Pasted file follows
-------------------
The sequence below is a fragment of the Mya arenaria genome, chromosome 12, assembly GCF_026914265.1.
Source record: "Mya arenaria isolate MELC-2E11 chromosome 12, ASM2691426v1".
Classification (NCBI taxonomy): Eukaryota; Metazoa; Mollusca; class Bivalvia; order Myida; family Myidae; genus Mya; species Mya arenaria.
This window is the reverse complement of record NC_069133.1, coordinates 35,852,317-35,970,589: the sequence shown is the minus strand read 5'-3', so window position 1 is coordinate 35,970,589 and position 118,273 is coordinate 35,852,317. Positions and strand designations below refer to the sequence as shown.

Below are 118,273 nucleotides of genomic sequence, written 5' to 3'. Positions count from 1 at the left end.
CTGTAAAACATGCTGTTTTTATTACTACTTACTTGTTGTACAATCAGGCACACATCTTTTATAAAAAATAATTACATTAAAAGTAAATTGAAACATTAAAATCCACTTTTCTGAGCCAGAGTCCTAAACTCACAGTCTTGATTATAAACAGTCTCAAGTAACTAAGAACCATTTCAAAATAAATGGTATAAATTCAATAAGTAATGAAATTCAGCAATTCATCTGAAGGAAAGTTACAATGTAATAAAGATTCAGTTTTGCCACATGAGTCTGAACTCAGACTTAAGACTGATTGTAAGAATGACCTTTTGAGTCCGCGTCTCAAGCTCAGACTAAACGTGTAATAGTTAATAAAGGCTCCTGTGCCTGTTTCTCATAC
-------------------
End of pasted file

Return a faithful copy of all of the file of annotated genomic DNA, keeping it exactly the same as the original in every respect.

The sequence below is a fragment of the Mya arenaria genome, chromosome 12, assembly GCF_026914265.1.
Source record: "Mya arenaria isolate MELC-2E11 chromosome 12, ASM2691426v1".
Classification (NCBI taxonomy): Eukaryota; Metazoa; Mollusca; class Bivalvia; order Myida; family Myidae; genus Mya; species Mya arenaria.
This window is the reverse complement of record NC_069133.1, coordinates 35,852,317-35,970,589: the sequence shown is the minus strand read 5'-3', so window position 1 is coordinate 35,970,589 and position 118,273 is coordinate 35,852,317. Positions and strand designations below refer to the sequence as shown.

Below are 118,273 nucleotides of genomic sequence, written 5' to 3'. Positions count from 1 at the left end.
CTGTAAAACATGCTGTTTTTATTACTACTTACTTGTTGTACAATCAGGCACACATCTTTTATAAAAAATAATTACATTAAAAGTAAATTGAAACATTAAAATCCACTTTTCTGAGCCAGAGTCCTAAACTCACAGTCTTGATTATAAACAGTCTCAAGTAACTAAGAACCATTTCAAAATAAATGGTATAAATTCAATAAGTAATGAAATTCAGCAATTCATCTGAAGGAAAGTTACAATGTAATAAAGATTCAGTTTTGCCACATGAGTCTGAACTCAGACTTAAGACTGATTGTAAGAATGACCTTTTGAGTCCGCGTCTCAAGCTCAGACTAAACGTGTAATAGTTAATAAAGGCTCCTGTGCCTGTTTCTCATAC